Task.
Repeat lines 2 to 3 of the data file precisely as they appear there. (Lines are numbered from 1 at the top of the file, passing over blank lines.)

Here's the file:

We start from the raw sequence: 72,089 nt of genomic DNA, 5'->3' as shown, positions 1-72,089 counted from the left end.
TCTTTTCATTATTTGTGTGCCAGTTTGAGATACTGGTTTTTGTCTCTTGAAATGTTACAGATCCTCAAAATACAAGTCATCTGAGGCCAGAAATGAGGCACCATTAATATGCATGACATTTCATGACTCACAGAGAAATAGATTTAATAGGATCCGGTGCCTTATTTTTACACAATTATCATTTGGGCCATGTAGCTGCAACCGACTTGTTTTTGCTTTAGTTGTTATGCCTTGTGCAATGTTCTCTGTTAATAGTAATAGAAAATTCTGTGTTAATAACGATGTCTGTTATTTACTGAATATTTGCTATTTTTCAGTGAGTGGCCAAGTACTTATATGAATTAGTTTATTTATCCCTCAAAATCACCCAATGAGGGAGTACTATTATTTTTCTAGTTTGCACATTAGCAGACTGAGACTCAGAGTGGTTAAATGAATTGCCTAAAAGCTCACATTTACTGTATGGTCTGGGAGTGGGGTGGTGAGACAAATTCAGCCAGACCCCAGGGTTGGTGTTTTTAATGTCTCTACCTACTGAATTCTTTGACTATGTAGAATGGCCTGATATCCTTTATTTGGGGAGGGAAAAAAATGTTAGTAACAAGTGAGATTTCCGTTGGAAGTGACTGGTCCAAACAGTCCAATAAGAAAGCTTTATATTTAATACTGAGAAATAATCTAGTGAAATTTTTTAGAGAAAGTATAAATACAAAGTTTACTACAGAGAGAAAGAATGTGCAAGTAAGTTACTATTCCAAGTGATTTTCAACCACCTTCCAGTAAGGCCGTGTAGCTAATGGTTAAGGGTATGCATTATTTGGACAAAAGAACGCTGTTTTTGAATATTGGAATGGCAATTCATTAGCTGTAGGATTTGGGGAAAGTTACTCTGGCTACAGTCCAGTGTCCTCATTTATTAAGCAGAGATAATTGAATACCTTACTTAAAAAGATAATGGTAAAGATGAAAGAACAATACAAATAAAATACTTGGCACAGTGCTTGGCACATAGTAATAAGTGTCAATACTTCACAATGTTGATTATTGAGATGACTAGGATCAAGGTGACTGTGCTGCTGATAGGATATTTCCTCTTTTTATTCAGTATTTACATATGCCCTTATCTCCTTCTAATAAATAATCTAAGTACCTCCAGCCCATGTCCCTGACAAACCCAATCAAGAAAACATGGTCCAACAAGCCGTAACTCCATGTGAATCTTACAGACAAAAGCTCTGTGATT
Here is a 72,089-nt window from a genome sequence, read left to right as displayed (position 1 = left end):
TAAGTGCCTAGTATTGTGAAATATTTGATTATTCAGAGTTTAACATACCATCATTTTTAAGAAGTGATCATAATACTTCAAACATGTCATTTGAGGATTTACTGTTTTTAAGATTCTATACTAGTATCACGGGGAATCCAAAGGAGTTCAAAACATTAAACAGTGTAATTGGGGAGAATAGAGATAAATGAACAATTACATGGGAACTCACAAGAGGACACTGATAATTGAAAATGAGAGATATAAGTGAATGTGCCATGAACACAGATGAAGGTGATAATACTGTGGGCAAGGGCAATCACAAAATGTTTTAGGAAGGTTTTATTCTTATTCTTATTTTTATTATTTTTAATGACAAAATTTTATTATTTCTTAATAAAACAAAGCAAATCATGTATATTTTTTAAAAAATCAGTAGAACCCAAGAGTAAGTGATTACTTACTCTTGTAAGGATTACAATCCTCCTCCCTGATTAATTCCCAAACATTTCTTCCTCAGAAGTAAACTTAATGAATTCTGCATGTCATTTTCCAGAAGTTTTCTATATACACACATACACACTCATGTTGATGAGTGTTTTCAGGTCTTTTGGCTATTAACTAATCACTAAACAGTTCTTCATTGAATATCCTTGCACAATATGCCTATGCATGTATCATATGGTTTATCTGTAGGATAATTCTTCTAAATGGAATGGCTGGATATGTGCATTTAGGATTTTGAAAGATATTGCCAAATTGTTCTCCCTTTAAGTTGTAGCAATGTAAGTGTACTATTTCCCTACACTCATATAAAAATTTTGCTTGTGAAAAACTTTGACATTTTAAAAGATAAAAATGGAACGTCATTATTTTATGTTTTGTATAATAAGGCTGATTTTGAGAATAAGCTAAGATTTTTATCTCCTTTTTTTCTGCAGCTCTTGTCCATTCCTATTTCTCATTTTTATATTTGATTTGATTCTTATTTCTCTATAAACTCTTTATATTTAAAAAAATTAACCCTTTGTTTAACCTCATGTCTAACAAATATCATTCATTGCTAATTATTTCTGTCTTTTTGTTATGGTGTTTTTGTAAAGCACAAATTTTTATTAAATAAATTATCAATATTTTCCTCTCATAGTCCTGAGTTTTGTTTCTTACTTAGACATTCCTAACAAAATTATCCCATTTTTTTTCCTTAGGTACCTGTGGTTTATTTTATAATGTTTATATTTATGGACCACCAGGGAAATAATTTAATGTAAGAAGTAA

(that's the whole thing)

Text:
TCTTTTCATTATTTGTGTGCCAGTTTGAGATACTGGTTTTTGTCTCTTGAAATGTTACAGATCCTCAAAATACAAGTCATCTGAGGCCAGAAATGAGGCACCATTAATATGCATGACATTTCATGACTCACAGAGAAATAGATTTAATAGGATCCGGTGCCTTATTTTTACACAATTATCATTTGGGCCATGTAGCTGCAACCGACTTGTTTTTGCTTTAGTTGTTATGCCTTGTGCAATGTTCTCTGTTAATAGTAATAGAAAATTCTGTGTTAATAACGATGTCTGTTATTTACTGAATATTTGCTATTTTTCAGTGAGTGGCCAAGTACTTATATGAATTAGTTTATTTATCCCTCAAAATCACCCAATGAGGGAGTACTATTATTTTTCTAGTTTGCACATTAGCAGACTGAGACTCAGAGTGGTTAAATGAATTGCCTAAAAGCTCACATTTACTGTATGGTCTGGGAGTGGGGTGGTGAGACAAATTCAGCCAGACCCCAGGGTTGGTGTTTTTAATGTCTCTACCTACTGAATTCTTTGACTATGTAGAATGGCCTGATATCCTTTATTTGGGGAGGGAAAAAAATGTTAGTAACAAGTGAGATTTCCGTTGGAAGTGACTGGTCCAAACAGTCCAATAAGAAAGCTTTATATTTAATACTGAGAAATAATCTAGTGAAATTTTTTAGAGAAAGTATAAATACAAAGTTTACTACAGAGAGAAAGAATGTGCAAGTAAGTTACTATTCCAAGTGATTTTCAACCACCTTCCAGTAAGGCCGTGTAGCTAATGGTTAAGGGTATGCATTATTTGGACAAAAGAACGCTGTTTTTGAATATTGGAATGGCAATTCATTAGCTGTAGGATTTGGGGAAAGTTACTCTGGCTACAGTCCAGTGTCCTCATTTATTAAGCAGAGATAATTGAATACCTTACTTAAAAAGATAATGGTAAAGATGAAAGAACAATACAAATAAAATACTTGGCACAGTGCTTGGCACATAGTAATAAGTGTCAATACTTCACAATGTTGATTATTGAGATGACTAGGATCAAGGTGACTGTGCTGCTGATAGGATATTTCCTCTTTTTATTCAGTATTTACATATGCCCTTATCTCCTTCTAATAAATAATCTAAGTACCTCCAGCCCATGTCCCTGACAAACCCAATCAAGAAAACATGGTCCAACAAGCCGTAACTCCATGTGAATCTTACAGACAAAAGCTCTGTGATT
Here is a 72,089-nt window from a genome sequence, read left to right as displayed (position 1 = left end):